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Inventory Reduction and Productivity Growth: Linkages in the Japanese Automotive Industry

  • Marvin B. Lieberman

    (Anderson Graduate School of Management, UCLA, Los Angeles, California 90095-1481)

  • Lieven Demeester

    (PricewaterhouseCoopers LLP, 400 S. Hope St., Suite 2200, Los Angeles, California 90071-2889)

Registered author(s):

    The literature on JIT production suggests a causal link between work-in-process inventory and manufacturing productivity. Such a connection has been described in numerous case studies but never tested statistically. This paper uses historical data for 52 Japanese automotive companies to evaluate the inventory-productivity relationship. We find that firms increased their productivity rank during periods of substantial inventory reduction. More detailed tests suggest that inventory reductions stimulated gains in productivity: On average, each 10% reduction in inventory led to about a 1% gain in labor productivity, with a lag of about one year. Such effects were more immediate for Toyota affiliates, but undetectable for close suppliers of Nissan. These findings imply that inventory reduction served as an important driver of process improvement for many Japanese automotive companies, although some firms emphasized other methods.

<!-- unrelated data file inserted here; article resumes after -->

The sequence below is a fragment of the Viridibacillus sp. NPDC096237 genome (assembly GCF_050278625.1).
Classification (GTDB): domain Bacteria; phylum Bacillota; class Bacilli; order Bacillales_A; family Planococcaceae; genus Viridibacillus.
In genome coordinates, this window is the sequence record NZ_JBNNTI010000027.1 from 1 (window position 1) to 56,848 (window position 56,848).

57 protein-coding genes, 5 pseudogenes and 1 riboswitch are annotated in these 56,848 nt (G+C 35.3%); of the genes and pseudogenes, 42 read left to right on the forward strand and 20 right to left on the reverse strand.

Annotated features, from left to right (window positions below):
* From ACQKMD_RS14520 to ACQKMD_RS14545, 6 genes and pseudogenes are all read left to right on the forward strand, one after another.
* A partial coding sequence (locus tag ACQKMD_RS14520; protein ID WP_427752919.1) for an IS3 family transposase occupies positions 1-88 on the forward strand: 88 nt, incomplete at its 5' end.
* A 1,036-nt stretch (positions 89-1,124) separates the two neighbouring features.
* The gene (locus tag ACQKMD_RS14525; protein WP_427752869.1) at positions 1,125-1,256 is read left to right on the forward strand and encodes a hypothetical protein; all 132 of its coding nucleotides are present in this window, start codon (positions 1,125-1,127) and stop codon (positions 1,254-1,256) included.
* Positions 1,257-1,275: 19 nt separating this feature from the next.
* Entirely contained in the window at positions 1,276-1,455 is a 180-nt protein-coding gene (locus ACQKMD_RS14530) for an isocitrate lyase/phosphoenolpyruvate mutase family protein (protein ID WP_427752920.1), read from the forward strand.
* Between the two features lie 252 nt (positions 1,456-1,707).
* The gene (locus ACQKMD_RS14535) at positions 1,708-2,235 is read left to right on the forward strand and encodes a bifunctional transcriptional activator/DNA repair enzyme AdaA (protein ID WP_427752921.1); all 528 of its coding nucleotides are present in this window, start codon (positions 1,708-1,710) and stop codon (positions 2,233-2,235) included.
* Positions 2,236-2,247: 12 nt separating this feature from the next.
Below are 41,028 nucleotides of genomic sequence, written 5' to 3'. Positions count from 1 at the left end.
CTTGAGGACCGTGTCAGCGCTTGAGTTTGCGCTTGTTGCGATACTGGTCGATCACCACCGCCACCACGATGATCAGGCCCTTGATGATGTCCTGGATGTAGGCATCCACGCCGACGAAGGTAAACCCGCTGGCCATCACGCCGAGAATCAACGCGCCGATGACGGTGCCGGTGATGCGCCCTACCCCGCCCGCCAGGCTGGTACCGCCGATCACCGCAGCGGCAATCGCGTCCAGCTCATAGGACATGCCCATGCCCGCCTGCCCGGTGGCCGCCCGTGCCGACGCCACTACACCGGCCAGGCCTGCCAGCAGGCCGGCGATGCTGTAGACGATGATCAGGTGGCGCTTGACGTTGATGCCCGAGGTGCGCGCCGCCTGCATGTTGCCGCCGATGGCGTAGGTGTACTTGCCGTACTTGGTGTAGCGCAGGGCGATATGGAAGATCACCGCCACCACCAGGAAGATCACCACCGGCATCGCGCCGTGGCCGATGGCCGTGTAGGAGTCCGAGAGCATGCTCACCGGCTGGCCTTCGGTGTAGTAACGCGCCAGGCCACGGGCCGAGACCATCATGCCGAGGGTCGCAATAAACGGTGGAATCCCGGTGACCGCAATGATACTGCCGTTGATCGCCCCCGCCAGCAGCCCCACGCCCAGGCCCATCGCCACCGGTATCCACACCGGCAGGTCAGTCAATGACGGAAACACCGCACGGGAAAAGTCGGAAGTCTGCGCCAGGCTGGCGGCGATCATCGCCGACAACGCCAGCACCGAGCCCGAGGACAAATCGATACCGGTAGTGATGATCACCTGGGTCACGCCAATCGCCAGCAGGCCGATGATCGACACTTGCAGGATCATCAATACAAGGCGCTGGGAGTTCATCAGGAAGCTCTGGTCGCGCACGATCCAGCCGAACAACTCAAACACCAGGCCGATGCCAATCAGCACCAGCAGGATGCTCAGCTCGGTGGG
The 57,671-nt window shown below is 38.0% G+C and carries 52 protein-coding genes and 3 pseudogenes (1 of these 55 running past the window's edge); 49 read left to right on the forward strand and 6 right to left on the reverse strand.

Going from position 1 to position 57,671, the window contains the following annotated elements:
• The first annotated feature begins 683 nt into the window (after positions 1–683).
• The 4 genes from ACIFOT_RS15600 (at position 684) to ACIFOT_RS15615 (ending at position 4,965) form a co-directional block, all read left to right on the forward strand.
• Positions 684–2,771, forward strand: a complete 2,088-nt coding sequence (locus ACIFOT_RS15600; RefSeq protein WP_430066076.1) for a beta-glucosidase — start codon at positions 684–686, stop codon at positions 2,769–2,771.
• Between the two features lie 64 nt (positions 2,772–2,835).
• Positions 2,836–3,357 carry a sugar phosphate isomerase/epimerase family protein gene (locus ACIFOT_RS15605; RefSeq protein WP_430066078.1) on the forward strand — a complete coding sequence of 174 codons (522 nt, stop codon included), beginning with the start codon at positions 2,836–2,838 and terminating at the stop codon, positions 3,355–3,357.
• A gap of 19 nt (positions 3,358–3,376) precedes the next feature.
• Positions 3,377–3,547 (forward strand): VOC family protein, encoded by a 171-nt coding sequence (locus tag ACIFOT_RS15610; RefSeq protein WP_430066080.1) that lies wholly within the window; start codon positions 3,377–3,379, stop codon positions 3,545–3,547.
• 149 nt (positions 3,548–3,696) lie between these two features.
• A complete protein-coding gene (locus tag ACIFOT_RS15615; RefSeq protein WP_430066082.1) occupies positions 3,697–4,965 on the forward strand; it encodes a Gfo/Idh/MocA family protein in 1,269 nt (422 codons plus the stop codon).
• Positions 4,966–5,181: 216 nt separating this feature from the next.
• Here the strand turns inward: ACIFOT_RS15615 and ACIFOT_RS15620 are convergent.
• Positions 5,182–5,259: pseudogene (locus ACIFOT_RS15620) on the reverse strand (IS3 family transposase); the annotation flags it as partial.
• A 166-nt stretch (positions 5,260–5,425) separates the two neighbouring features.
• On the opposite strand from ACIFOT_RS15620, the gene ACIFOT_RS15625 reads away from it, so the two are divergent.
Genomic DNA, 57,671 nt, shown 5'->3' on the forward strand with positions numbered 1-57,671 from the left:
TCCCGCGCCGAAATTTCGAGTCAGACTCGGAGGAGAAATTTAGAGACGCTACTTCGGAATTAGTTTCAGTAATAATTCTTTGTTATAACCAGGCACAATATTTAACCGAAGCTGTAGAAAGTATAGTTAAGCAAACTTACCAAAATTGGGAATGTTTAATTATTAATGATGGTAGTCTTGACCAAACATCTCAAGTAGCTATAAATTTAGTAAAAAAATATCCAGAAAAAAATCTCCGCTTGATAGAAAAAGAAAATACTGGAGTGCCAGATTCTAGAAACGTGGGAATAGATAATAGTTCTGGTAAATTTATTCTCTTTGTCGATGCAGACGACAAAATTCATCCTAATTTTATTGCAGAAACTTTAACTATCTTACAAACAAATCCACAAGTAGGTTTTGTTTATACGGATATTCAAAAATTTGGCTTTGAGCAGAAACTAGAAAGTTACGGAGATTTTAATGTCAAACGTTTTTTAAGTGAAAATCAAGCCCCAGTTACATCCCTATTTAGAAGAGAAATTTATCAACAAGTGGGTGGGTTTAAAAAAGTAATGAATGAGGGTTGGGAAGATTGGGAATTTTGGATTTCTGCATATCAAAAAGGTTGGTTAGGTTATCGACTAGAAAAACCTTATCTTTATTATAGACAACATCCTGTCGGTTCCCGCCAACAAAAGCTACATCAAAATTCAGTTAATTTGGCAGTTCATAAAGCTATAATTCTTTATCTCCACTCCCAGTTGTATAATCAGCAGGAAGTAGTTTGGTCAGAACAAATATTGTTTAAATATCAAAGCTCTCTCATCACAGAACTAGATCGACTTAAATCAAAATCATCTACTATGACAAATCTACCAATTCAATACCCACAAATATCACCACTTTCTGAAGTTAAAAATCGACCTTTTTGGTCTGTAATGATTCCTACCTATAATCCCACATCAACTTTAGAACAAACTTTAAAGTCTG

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    File URL: http://dx.doi.org/10.1287/mnsc.45.4.466
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    Article provided by INFORMS in its journal Management Science.

    Volume (Year): 45 (1999)
    Issue (Month): 4 (April)
    Pages: 466-485

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    Handle: RePEc:inm:ormnsc:v:45:y:1999:i:4:p:466-485
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